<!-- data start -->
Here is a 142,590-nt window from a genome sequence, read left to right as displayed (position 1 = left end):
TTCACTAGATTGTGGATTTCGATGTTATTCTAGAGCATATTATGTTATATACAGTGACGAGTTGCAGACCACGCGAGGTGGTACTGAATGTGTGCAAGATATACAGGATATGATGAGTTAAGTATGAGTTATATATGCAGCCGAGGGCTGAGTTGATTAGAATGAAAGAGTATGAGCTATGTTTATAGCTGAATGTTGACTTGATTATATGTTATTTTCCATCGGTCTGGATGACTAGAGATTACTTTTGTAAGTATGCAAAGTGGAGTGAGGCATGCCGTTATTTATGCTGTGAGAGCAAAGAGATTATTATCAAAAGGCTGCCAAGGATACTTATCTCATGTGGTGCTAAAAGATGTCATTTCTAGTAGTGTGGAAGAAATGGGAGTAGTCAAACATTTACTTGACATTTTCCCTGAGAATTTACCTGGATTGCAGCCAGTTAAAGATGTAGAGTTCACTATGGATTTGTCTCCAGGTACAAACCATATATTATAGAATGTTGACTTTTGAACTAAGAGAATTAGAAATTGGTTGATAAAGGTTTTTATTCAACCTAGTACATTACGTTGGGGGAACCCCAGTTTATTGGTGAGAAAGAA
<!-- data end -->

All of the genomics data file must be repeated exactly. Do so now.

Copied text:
Here is a 142,590-nt window from a genome sequence, read left to right as displayed (position 1 = left end):
TTCACTAGATTGTGGATTTCGATGTTATTCTAGAGCATATTATGTTATATACAGTGACGAGTTGCAGACCACGCGAGGTGGTACTGAATGTGTGCAAGATATACAGGATATGATGAGTTAAGTATGAGTTATATATGCAGCCGAGGGCTGAGTTGATTAGAATGAAAGAGTATGAGCTATGTTTATAGCTGAATGTTGACTTGATTATATGTTATTTTCCATCGGTCTGGATGACTAGAGATTACTTTTGTAAGTATGCAAAGTGGAGTGAGGCATGCCGTTATTTATGCTGTGAGAGCAAAGAGATTATTATCAAAAGGCTGCCAAGGATACTTATCTCATGTGGTGCTAAAAGATGTCATTTCTAGTAGTGTGGAAGAAATGGGAGTAGTCAAACATTTACTTGACATTTTCCCTGAGAATTTACCTGGATTGCAGCCAGTTAAAGATGTAGAGTTCACTATGGATTTGTCTCCAGGTACAAACCATATATTATAGAATGTTGACTTTTGAACTAAGAGAATTAGAAATTGGTTGATAAAGGTTTTTATTCAACCTAGTACATTACGTTGGGGGAACCCCAGTTTATTGGTGAGAAAGAA